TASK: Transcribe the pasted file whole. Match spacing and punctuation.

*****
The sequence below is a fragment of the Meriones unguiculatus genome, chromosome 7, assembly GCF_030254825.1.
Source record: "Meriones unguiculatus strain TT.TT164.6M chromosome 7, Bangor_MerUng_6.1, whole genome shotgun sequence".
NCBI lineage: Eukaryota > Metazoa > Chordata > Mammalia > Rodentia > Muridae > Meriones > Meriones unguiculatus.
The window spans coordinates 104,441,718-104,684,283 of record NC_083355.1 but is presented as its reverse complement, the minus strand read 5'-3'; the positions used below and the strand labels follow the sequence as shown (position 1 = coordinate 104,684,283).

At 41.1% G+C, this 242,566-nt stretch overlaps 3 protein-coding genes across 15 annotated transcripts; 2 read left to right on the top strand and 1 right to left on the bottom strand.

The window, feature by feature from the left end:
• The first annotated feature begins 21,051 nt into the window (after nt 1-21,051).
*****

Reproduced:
The sequence below is a fragment of the Meriones unguiculatus genome, chromosome 7, assembly GCF_030254825.1.
Source record: "Meriones unguiculatus strain TT.TT164.6M chromosome 7, Bangor_MerUng_6.1, whole genome shotgun sequence".
NCBI lineage: Eukaryota > Metazoa > Chordata > Mammalia > Rodentia > Muridae > Meriones > Meriones unguiculatus.
The window spans coordinates 104,441,718-104,684,283 of record NC_083355.1 but is presented as its reverse complement, the minus strand read 5'-3'; the positions used below and the strand labels follow the sequence as shown (position 1 = coordinate 104,684,283).

At 41.1% G+C, this 242,566-nt stretch overlaps 3 protein-coding genes across 15 annotated transcripts; 2 read left to right on the top strand and 1 right to left on the bottom strand.

The window, feature by feature from the left end:
• The first annotated feature begins 21,051 nt into the window (after nt 1-21,051).